Begin with considering a decision you must make. Keep it simple and start with a decision that doesn’t rate high on an emotion scale. It could be something like deciding if you would get a faster response by either calling or emailing your colleague. Or deciding which project to tackle first. I’ve used this technique to discern if I would feel more energized by a night out with my friends or staying in and get cozy with a book (it was staying in for me).
Here are the steps to flow through with a decision and your beverage in hand:
- Sit quietly in stillness
- Take 3 long, deep, slow breaths
- Reflect on each option separately and take a sip after each one
- Be curious after each sip and notice how it feels in your body
- Listen to your body. Was one sip smoother than the other?
- Honor the message received if one emerged
- Take action to close the loop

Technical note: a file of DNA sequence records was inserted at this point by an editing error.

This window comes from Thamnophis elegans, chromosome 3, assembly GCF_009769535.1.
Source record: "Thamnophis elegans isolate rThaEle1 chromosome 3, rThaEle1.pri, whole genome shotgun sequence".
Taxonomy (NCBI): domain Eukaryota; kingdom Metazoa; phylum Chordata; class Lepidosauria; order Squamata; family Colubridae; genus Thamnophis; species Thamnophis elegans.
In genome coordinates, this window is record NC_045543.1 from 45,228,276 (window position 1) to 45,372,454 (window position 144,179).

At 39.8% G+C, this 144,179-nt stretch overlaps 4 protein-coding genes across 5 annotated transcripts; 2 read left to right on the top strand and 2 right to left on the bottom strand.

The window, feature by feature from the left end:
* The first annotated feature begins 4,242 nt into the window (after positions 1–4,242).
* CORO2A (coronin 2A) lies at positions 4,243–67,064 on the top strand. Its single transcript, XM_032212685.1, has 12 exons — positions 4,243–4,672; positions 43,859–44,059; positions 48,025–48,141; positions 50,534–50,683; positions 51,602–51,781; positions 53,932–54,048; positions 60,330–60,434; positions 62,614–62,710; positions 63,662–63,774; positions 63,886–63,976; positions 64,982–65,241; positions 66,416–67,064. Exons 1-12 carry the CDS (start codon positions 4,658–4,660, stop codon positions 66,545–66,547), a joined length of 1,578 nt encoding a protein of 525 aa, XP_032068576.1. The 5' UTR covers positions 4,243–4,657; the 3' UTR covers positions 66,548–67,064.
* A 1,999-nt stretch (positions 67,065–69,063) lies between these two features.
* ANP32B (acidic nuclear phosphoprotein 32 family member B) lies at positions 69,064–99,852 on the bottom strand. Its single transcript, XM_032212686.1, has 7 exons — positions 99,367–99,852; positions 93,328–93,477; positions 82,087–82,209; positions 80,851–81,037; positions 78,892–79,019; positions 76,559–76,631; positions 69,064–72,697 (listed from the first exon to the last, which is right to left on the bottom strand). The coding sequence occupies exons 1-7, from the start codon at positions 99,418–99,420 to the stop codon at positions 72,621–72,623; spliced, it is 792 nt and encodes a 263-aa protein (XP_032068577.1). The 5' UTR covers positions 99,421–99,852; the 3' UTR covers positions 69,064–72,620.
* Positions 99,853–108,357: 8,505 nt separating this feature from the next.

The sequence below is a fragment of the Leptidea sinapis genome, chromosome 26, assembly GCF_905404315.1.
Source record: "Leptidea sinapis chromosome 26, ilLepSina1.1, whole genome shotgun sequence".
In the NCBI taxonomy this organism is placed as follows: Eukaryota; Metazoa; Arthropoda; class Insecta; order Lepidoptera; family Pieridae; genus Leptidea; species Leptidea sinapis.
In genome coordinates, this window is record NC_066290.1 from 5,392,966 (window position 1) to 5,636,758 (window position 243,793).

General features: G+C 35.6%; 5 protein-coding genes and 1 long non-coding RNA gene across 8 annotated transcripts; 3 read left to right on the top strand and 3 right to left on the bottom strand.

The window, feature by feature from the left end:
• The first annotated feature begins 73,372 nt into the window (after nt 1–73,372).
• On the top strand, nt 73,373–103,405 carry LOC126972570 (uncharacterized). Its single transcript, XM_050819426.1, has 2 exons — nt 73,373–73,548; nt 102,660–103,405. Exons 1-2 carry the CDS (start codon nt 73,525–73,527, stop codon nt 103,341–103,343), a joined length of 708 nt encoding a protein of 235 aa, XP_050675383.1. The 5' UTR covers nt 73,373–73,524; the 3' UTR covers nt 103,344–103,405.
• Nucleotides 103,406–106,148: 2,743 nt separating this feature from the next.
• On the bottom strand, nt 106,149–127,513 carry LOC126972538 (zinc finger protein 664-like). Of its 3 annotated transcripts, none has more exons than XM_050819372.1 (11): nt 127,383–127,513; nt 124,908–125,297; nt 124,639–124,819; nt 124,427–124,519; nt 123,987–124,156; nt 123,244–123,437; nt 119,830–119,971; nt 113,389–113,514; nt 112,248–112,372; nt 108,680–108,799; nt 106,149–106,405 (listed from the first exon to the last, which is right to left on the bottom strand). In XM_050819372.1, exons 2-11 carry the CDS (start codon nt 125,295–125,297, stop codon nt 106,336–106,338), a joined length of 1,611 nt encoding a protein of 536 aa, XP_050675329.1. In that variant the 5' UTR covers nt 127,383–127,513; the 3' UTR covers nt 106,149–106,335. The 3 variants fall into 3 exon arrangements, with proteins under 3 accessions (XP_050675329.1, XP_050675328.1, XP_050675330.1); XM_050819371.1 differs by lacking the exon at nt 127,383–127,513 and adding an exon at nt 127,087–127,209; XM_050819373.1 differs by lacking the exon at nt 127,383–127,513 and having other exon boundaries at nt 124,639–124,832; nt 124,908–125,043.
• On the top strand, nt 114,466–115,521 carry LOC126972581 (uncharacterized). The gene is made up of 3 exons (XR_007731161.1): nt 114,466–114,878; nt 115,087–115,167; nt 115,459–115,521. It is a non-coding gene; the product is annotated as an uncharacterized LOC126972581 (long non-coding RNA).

Be gentle with yourself using this technique to make decisions, especially if you are not accustomed to the practice of mindful awareness. It’s subtle and although it is not guaranteed to solve all life decisions, I encourage you to give it a try. It is helpful to be playful and lighthearted with this and keep the stakes low. Start with small questions – oatmeal or yogurt for breakfast? – then advance up the importance ladder of decisions if you’d like.
You can also learn from your intuition by the decisions you made that didn’t go well by reflecting if there were any signals that you discounted prior to making a choice. When you think about decisions that didn’t work out well (say going out for a night on the town when what you were really yearning for was a quiet night at home), you may find that clues were there all along. Learning from those experiences are valuable as well and can teach you to honor your intuition in the future.
The skill of mindful awareness can be improved, and you can continue to strengthen the muscle of your intuition. And as both grow, you will find clarity and ease in making decisions.
For now, I’d love for you to join me in taking a sip (actually 2 sips) the next time you want to close the loop on a decision. I’d love to hear what you discovered.